The Palm Beach Post from West Palm Beach, Florida on November 24, 1968 · Page 83
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November 24, 1968

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The Palm Beach Post from West Palm Beach, Florida · Page 83

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West Palm Beach, Florida
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Sunday, November 24, 1968
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Page 83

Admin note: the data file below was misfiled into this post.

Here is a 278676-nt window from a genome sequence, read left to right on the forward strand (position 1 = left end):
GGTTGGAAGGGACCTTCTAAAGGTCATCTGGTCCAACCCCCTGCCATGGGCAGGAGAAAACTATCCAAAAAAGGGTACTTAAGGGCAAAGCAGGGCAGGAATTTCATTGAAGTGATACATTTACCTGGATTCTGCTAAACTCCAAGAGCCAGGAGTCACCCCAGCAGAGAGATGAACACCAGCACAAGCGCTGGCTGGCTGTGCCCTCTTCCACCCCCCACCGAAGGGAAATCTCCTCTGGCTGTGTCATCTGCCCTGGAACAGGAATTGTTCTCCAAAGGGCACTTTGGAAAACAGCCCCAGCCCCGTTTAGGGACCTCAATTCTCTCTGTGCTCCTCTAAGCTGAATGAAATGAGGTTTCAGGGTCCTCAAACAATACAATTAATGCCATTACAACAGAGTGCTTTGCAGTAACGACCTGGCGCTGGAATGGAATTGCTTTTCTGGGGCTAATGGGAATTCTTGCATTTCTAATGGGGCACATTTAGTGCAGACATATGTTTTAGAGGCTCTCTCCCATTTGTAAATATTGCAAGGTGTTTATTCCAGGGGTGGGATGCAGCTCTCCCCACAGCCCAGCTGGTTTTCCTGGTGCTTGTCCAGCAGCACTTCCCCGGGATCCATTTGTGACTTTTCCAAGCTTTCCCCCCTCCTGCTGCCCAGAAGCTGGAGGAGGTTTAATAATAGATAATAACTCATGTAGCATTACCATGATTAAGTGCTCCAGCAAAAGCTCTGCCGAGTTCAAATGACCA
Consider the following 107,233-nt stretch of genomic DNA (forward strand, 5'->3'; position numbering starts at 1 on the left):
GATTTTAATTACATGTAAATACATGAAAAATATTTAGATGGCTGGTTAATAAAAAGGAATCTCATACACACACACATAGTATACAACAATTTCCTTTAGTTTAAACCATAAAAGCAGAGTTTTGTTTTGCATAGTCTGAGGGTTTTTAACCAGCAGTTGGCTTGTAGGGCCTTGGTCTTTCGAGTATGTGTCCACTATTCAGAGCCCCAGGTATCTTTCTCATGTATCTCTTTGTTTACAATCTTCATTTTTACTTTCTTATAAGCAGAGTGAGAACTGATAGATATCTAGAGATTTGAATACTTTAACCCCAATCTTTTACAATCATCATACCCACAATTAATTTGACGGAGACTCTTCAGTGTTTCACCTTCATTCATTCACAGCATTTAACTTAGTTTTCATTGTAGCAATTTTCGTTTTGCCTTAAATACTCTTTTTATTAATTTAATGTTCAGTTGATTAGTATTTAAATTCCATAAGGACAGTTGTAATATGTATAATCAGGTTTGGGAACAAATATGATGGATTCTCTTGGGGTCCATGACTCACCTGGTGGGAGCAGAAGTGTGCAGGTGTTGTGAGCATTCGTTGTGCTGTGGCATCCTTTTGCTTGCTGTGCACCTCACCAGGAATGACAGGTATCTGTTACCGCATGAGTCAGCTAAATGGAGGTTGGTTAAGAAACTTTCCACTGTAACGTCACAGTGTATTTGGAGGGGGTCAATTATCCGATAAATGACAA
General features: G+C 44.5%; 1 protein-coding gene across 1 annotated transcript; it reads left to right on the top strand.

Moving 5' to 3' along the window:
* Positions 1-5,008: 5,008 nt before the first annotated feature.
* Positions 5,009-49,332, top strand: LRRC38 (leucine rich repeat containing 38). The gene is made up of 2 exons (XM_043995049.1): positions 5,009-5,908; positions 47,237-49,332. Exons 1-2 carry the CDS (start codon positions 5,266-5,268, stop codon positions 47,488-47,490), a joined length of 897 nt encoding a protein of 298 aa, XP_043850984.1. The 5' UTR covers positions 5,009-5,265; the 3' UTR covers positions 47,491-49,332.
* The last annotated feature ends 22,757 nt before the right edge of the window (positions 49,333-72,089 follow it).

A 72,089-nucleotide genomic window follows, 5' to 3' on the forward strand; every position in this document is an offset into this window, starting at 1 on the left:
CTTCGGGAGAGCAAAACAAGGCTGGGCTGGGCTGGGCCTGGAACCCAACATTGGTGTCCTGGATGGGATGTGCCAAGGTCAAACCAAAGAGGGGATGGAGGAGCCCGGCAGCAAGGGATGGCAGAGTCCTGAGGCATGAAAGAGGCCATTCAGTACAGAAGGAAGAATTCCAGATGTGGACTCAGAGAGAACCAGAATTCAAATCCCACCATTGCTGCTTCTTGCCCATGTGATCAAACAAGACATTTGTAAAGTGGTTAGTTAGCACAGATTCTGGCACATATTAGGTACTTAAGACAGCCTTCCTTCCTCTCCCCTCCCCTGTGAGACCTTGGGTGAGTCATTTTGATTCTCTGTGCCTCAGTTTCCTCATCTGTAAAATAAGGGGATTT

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Palm Beach Post-Times, Sunday, Nov. 24, 1968-FJ J , Lush And Lovely Donleavy Novel His Best Since 'The Ginger Man' nnouncmg Book Reviews MODEL OPENING (C) N.Y.Time Mewl Service THE BKASTLY BEATI-TUJKS OK BALTHAZAR I! . b .1 1' Donlfavv. t Seymour Lawrence Dclacorte. !)' .KV YORK - 'Ik' was born in Paris in a big white house on a little square oil Avenue Foeh 01 a mother blond and beautilul and a la-iher quiet and rich. His nanme wheeled him daily in a hith blue pram on pebbled paihs under the tall trees. And as May branches were pressing out their green tips et new leaves he was taken on this warm sunnv dav across the river, through portals, a courtyard and under musty military Hags. And there in a godmothers arms with salt pressed on his lips and a cold iitisli ol water on the skull, he egeecy THIS JU. the sun room oil the vestibule I crawled. And reached through wooden bars to tug at plants sitting on their white gleaming pedestals. And touched where a Chinaman lished lorever in the river, to make him move. And he stayed the same. Like the cuddling kisses rocking arms I knew ..." So begins James Patrick Donleavy's lush and lovely, and bawdy, and sad. new novel, his best since his first, the lamed "The Ginger Man."' published in Paris 13 years ago. In lour books of fiction Club apartments ON LAKE WORTH Helen Hayes Writes Legacy From Artist To Theater-Goer 'The Ginger Man." "A Singular Man." "The Saddest Summer of Samuel S" and "Meet My Maker The Mad Molecule" i stories' J. P. Donleavy has tread the delicate and hazardous line between anger and hilarity. His roguishly heroic antiheroes the ginger man. George Danger-lield, is the prototype have defended their independent identities with wit. guile, lust and sometimes savagery against societies at once rigid and absurd, and bent on their destruction. In the end. these intrepids have been ambushed by society or. at best, it is a stand-off. And in retrospect, it has been their own rigidity of stance, as much as society's subversion, that has cornered them. But Balthazar B. is stronger than George Dangerfield. He is luckier, perhaps, mellower, more likable: he is also a good deai more flexible. Able to accommodate his environment, he is forced to accommodate it less. He retains more of his own than George Dangerfield could, and with far less bitterness. It is his upbringing, perhaps, that makes the difference those opening passages are idyllic as well as his loving nannie, his boisterous Uncle Edouard. his "chunky stalwart" friend. Beefy, and the various girls they conspire to charm, singly and together. With Beefy, young Balthazar attends an English boarding school. And from England, these two set off for Ireland and an education at Donleavy's own Trinity College. Dublin, and a series of instructive adventures there and in London and Paris with girls both generous and complacent, like Breda and Alphonsine. and somewhat odd. like Balthazar's zoology classmate. Miss Fitzdare. Like most instruction, theirs is revelatory, delightful and sometimes very poignant and the same may be said for this affecting romp ol a novel. The language is Donleavy's own. Belle Epoque Irish, if you will, and quite capabl of saving itself. At times, the book slows down to do just this, like one of Uncle Ed-ouard's grand automobiles, diling But even then, it is always elegant; and it is not an elegance of stillness, but of robust hilarity and warm delights and wistfulness. the stuff ol the passions and dreams of being alive. ELIOT FREMONT-SMITI dren "a grandmother's special gift a bridge to your past." It is also a legacy to theater-goers from an actress who is, off stage, a woman of deep faith, great charm, wit and humor. Looking back on her own quick rise to stardom, she finds that success "came too early, and too quickly." She recalls herself at 20 as an actress whose voice was too shrill, manner of speaking too slow, and quality of performances inconsistent. She recalls also the kindness and help of older members of the theater and laments that young actresses today do not have the kind of help she was given, even to the extent of having plays written especially for her by wildly successful playwrights. She laments, too, that this is "the day of instant genius. Everybody starts at the top, and then has the problem of staying there." Yet she feels that "lasting accomplishment, however, is still achieved through a long, slow climb and self discipline." There are many wise words for ambitious young people in every field in this book, along with dozens of delightful anecdotes about Miss Hayes' life on and off stage including her marriage to and life with playwright Charles MacAr-thur. JEANNE LESEM "ON REFLECTION," by Helen Hayes with Sandford Dody. Evans. $5.95) Helen Hayes' beginnings as an actress date back 60 years, to the time when "Actors were one step above lepers unless they were Drews or Bem-hardts." Although she was a child protege of the famed John Drew himself, the association did not release her from the limbo in which minor players were held. She tells of a tour that took Drew's company into a small town in upstate New York. The star was whisked away in a closed car to comfortable quarters, while the child actress, her mother and two other members of the company had to ride in an open sleigh from rooming house to rooming house "for what seemed like hours" before a saloonkeeper permitted them to occupy a room above his place of business. Her memories of that night far from being bitter are warm and wonderful ones of her mother ordering beer for the adults and happily talking shop until bedtime. Cabanas For Pool Do-it-yourself aluminium cabanas are fast becoming popular with the almost 576,-000 residential swimming pool owners in this country. Families with a backyard nool like the convenience of a cabana. Mom, Dad and the kids can change at poolside in complete privacy and not worry about carrying dripping bathing suits into the house. " Available from department stores and mail order houses, do-it-yourself aluminum cabanas come in sections and can be easily assembled in your backyard with a few ordinary handtools. Although reasonably priced, their colors and styles rival those seen at fashionable resorts. Since they are made of aluminum they . are strong, lightweight, and most importantly for outdoor use all year round, rust-free. This means no maintenance worries. : i LUXURIOUS RENTAL APARTMENTS AT MODERATE PRICES IN THE VERY HEART OF WEST PALM BEACH THESE SUPERB APARTMENTS are designed to satisfy the most demanding tenants. With a secluded club atmosphere emphasizing all that is finest in South Florida living, The Regency Club Apartments are the ultimate in moderate rental residences. The grounds are specious and beautifully landscaped. Swimming pool, always crystal clear is constantly filtered. Shuffleboard and tennis courts, croquet greens, outdoor barbecue facilities, and secluded sun-bathing areas are only a few of the other fun-making features. Apartments have year-round, individually-con- was christened Balthazar "Made ol sudden love this gurgling baby shook tiny tender limbs in ecstasy. Wheeled to the Bois across summer, lists encased in woolly whiteness, skies passed more blue than cloudy beyond the lolds ol gauze. I'nder leaves and green, nannie sat near knitting on her lolding chair. She waved away the mosquitoes and bees and welcomed butterflies. And each day at lour, in thickest hot stillness, we headed home lor tea "Up the cooling steps to winter, her blue cap sat on a bun ol brown hair. In a crib in In the foreword, Miss Hayes says she has written this book as a legacy for her grandchil- Francoise Sticks To Formula "THE HEART KEEPER," by Francoise Sagan. (Dutton. $3.95) In her seventh novel Miss Sagan still sticks to the love theme that runs through all her novels. But this is the pla-tonic love of a handsome young man for a 45-year-old woman. The setting is Hollywood and the action begins when the young Lewis, high on LSD, is almost run down by Dorothy and her current lover Paul in theirspeedingcar. Lewis turns out to be a strange being in his alienation from life and his complete devotion to Dorothy. An aura of mystery is skillfully created which is heightened by several murders. Who is Lewis and what is his game? We find out in the end when Paul and Dorothy get married and find they are stuck with Lewis indefinitely. Miss Sagan tells her fantastic stories with a deceptive simplicity that makes them quite believable and always entertaining. IRVING M. PECK Current Best Sellers (Compiled by Publishers' Weekly) H( HON "I he Salburg ( onni'i'lion," lac-I nnos "Airport." I!ailc "I'rt'stm1 and I'rnli'it," I rur "The llurriiani' V'ars," llati' " I I'ltimnri) of I no Mm," ( aid-Will ()H( I ION " I he Monet (iame," Smith "Beltuen Parent and Child," (!-noil "'I he Kith and the Super-Kith," I undherc "Iheria," Miehener "Memoirs," krikk Section II M 2,490 M 4,490 Photo Collection Proves The Point trolled Whirlpool air conditioning, all-electric kitchens by General Electric, wall-to-wall carpeting, walk-in closets; and private, screened (fitfully FREE terraces. Rent now for the location of your choice! DRAPERIES WILL BE FURNISHED WITH ALL APARTMENTS RENTED DURING THE CONSTRUCTION PERIOD! "AMERICAN ALBUM," editors of American Heritage. (Simon & Schuster. $17.50) This 'is a collection of 326 photographs collected by the editors of American Heritage which cover the period from 1839 to World War I. The editors say that the "camera is a magnificent historian." Then they present 326 black and white photographs over 352 pages to prove the point. The collection runs from the first-known daguerreotype taken in America in 1839 through glass plates and into techniques of the early 2Cth Century. The book is not pretentious. The editors do not try to present a history book or commentary on styles as they progressed. They merely present The rrr APARTMENTS (fa 3k II mm mm the photographs. Some don't have much of an explanation since the editors didn't find one attached when they dug up the work; little matter since most pictures speak for themselves. The huge volume is divided into eight sections, from "When Nothing Moved," depicting the first efforts at photography, through three sections on the West and the battle to settle it, "Rural America," "The Big City" and then some "just plain pictures." Some of the western photos are of the "worth a thousand words" variety. 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